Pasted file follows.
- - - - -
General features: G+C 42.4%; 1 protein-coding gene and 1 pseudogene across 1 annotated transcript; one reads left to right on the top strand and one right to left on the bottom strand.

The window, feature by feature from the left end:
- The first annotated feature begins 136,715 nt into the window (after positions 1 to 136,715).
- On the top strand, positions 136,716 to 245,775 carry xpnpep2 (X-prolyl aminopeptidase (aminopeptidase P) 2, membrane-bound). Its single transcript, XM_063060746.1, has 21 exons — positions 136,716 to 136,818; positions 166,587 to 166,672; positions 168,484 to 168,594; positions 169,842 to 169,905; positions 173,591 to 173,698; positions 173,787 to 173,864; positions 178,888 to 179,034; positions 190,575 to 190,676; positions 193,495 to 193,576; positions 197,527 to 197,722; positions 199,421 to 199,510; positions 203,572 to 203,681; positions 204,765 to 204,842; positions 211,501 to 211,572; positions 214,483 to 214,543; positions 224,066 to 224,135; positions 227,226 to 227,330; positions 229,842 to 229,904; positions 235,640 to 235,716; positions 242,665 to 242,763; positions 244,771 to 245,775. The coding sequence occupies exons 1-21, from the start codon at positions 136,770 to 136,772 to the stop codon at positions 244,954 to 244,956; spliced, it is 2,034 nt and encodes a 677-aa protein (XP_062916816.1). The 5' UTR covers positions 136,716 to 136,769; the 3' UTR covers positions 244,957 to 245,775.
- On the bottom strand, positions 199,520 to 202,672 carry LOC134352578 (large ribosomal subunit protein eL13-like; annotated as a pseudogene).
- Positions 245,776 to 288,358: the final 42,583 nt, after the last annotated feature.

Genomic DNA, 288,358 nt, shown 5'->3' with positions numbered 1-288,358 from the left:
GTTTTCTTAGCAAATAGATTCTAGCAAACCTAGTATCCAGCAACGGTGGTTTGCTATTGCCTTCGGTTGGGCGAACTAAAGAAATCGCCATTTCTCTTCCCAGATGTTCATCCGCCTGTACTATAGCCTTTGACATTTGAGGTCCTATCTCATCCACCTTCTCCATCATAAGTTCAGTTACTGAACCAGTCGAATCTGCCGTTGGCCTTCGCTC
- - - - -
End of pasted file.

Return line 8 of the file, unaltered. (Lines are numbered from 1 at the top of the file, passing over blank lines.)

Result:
GTTTTCTTAGCAAATAGATTCTAGCAAACCTAGTATCCAGCAACGGTGGTTTGCTATTGCCTTCGGTTGGGCGAACTAAAGAAATCGCCATTTCTCTTCCCAGATGTTCATCCGCCTGTACTATAGCCTTTGACATTTGAGGTCCTATCTCATCCACCTTCTCCATCATAAGTTCAGTTACTGAACCAGTCGAATCTGCCGTTGGCCTTCGCTC